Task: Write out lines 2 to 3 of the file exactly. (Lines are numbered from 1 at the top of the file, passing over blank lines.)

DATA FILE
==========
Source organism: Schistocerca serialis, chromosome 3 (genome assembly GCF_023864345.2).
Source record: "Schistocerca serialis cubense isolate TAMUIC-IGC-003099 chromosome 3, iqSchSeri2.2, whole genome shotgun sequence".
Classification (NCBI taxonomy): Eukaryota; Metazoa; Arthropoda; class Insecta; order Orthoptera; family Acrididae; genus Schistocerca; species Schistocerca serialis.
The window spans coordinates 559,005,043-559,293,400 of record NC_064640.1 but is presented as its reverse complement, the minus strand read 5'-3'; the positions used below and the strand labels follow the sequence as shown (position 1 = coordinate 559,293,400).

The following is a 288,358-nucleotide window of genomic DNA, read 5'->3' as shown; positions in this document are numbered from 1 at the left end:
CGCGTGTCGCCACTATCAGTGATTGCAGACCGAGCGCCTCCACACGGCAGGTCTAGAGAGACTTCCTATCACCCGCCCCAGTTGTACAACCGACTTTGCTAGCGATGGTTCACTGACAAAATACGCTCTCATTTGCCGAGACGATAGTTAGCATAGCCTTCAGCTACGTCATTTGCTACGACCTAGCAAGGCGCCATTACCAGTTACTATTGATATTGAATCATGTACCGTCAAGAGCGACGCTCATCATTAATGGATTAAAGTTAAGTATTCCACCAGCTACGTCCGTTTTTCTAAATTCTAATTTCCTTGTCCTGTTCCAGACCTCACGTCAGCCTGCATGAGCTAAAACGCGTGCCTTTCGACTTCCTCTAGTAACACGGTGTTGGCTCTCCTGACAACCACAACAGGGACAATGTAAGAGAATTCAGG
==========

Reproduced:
Source record: "Schistocerca serialis cubense isolate TAMUIC-IGC-003099 chromosome 3, iqSchSeri2.2, whole genome shotgun sequence".
Classification (NCBI taxonomy): Eukaryota; Metazoa; Arthropoda; class Insecta; order Orthoptera; family Acrididae; genus Schistocerca; species Schistocerca serialis.